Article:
The Savannah, Georgia, area is known for its many historical homes that color the city’s unique landscape. Many owners of historical homes have put in painstaking work and made considerable expenditures to preserve these homes so that part of the history of Savannah can stay alive through the years. Unfortunately, one of the greatest problems you likely face as an owner of a historical home is how to improve the heating and cooling in the home and ensure your HVAC system is in top condition.
When it comes to keeping your historical home at a consistent temperature throughout the year, the main focus needs to be on securing drafts and leaks, having proper insulation, and ensuring that you have the best heating system for your home’s size and unique design.
Sealing Your Home
Historical homes can have many places where air can leak in and out, making it difficult for any HVAC system to get to the desired temperature. Historical homes may have significant drafty areas due to the materials used for the construction of the home and their wear over time.
This means one of the first steps in improving the energy in your home should be an assessment of how well your home is sealed. Start with assessing the doorways and windows in your home, looking for gaps where air can get through and sealing the gaps. You will also want to look in these areas:
- Crawl spaces.
- Areas between the chimney and walls.
- Chimney flues.
- Connections to the outside such as water outlets.
Add and Upgrade Insulation
Historical homes are typically quite large and can require a lot of insulation to help keep the warm and cool air in the home where it belongs. Some of the insulation could have become worn or damaged by water or pests, and there are probably some areas that could use some additional insulation.
There are a few easy places to start replacing insulation to improve the heating and cooling in your home:
- Areas around ductwork and pipes.
Depending on when your home was made and what materials it was constructed with, you can get even better control of your temperature by adding additional wall insulation. It’s important to understand how your home is constructed, as some construction methods can cause moisture to build up in the walls and will require insulation that can withstand this moisture. Consult an HVAC professional to ensure this job is done properly.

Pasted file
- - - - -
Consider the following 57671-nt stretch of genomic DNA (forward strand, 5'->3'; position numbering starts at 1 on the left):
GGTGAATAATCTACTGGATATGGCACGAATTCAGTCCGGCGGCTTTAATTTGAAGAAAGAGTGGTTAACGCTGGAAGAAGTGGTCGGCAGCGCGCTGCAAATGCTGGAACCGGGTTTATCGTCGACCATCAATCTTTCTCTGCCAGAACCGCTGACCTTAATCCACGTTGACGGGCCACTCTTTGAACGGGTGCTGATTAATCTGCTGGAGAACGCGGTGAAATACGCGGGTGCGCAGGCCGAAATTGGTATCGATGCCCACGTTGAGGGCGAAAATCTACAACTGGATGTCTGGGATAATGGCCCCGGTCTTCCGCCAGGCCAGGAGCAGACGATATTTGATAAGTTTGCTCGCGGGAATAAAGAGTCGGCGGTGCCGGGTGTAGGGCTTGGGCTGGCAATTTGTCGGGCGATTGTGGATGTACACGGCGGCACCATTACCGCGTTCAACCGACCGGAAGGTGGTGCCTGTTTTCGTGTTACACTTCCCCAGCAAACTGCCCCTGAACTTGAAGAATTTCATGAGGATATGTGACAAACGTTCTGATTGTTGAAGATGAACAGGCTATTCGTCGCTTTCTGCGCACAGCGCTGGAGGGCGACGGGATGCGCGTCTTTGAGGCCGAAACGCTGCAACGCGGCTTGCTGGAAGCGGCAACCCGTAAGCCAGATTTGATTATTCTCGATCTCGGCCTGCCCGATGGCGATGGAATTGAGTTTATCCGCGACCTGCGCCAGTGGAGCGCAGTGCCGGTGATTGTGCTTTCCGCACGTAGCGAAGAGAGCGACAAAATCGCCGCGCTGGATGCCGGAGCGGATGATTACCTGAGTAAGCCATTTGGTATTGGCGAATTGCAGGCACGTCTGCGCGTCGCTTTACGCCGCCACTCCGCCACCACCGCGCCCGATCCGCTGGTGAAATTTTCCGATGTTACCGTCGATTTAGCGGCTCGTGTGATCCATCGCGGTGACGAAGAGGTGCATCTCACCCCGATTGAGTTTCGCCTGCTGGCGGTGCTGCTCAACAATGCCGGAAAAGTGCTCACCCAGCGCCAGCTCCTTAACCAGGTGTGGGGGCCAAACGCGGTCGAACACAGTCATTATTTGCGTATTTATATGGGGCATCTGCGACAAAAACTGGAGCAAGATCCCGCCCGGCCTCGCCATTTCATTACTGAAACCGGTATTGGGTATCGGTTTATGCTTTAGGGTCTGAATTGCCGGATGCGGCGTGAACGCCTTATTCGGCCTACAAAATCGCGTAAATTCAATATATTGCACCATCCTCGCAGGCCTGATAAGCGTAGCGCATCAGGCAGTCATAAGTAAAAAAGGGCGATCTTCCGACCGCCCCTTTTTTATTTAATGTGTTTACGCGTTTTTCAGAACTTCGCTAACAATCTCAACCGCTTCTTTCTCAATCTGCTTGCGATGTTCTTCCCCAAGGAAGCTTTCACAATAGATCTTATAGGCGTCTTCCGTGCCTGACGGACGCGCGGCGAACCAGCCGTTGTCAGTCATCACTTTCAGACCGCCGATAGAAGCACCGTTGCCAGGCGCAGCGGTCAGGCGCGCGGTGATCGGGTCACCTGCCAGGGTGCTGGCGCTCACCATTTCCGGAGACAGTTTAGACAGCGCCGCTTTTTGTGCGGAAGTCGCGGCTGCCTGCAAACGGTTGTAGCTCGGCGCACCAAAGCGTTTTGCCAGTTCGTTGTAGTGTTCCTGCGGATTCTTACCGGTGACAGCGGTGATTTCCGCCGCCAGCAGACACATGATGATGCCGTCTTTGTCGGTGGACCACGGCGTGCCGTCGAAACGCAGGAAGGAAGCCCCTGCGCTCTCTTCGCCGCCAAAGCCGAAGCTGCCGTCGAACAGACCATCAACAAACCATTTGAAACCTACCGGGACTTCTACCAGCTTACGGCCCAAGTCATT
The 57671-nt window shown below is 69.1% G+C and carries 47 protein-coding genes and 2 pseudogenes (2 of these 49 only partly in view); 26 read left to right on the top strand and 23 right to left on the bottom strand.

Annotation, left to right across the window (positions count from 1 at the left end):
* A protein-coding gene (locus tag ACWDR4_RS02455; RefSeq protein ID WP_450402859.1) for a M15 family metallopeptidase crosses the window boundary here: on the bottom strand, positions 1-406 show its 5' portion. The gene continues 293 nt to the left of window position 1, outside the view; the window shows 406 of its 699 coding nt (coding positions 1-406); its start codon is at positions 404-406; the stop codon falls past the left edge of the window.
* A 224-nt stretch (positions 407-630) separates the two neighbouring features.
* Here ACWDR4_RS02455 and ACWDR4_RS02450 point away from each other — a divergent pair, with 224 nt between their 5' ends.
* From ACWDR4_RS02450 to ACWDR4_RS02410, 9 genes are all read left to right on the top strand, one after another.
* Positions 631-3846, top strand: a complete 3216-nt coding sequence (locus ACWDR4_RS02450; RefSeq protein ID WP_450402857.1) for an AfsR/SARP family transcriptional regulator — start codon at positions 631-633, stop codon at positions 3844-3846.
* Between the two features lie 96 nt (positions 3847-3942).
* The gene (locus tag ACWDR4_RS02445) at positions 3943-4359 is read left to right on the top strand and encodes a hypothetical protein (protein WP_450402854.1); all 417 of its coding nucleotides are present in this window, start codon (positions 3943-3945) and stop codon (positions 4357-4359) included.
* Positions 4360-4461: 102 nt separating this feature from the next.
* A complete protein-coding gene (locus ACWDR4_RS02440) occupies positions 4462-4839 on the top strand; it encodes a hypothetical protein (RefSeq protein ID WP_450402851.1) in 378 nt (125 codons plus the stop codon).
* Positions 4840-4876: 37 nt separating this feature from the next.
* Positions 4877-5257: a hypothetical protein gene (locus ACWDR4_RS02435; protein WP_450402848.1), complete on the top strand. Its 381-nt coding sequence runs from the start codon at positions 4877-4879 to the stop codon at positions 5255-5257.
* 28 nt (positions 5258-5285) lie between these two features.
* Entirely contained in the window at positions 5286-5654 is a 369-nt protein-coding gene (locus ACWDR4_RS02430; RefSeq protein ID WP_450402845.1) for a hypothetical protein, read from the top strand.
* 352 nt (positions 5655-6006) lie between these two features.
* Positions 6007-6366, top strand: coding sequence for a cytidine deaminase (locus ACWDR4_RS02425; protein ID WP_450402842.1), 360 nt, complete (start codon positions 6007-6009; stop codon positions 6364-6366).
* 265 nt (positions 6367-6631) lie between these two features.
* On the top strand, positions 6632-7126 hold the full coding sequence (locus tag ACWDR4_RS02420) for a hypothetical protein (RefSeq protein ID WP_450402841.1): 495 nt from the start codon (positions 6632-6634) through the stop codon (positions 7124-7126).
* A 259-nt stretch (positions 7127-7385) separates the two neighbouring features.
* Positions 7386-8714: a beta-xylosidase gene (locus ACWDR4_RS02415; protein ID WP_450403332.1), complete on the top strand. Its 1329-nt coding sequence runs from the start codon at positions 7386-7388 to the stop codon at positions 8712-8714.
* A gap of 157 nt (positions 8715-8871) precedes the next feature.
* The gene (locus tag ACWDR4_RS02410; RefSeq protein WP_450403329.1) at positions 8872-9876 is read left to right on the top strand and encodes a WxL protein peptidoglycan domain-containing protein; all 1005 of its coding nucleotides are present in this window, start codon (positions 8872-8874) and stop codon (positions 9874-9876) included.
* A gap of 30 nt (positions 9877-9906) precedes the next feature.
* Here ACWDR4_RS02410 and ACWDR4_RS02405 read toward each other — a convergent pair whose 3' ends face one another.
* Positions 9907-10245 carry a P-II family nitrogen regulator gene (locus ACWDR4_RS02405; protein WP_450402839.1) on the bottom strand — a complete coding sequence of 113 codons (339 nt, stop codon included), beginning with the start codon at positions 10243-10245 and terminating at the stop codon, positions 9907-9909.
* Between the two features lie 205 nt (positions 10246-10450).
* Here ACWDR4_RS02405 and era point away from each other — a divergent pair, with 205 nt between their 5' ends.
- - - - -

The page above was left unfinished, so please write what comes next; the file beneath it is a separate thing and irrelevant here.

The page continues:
Choose the Right Heating and Cooling System
Not only will you need to make sure that your HVAC system can support the size and the room design of your home, but it also might be good to consider different heating and cooling options, such as a ductless mini-split system. This system will enable you to control the temperatures in different zones in your home, lessening the energy use in areas that are not often used to help you save energy and direct the air where it’s needed most. It also does not require ductwork, which can be a great time and money saver if you are in an older home where there is little or no ductwork already installed.
Considerations When Installing an HVAC System in Your Historical Home
If you decide to install a new HVAC system in your historical home, you’ll want to take a few things into consideration:
- Are there local restrictions on altering a historical home?
- Can your home accommodate ductwork?
- Can the structure withstand the vibrations of the HVAC equipment?
- Will your electrical system need to be upgraded to accommodate the new load?
- Are there areas to place necessary registers and vents?
- Will the new environmental conditions the HVAC system creates damage finishes or materials in the home?
You’ll also need to have an HVAC contractor do a load calculation to determine what size HVAC system will be needed to effectively heat and cool your home.
While keeping your historical home at a comfortable temperature can be a difficult task, it’s well worth the effort. With careful planning, you can preserve much of your home’s history while keeping it comfortable. Want to find out more about improving the heating or cooling in your historical home or installing a new HVAC system? Contact us at Byrd Heating and Air Conditioning at 912-373-8447 today.
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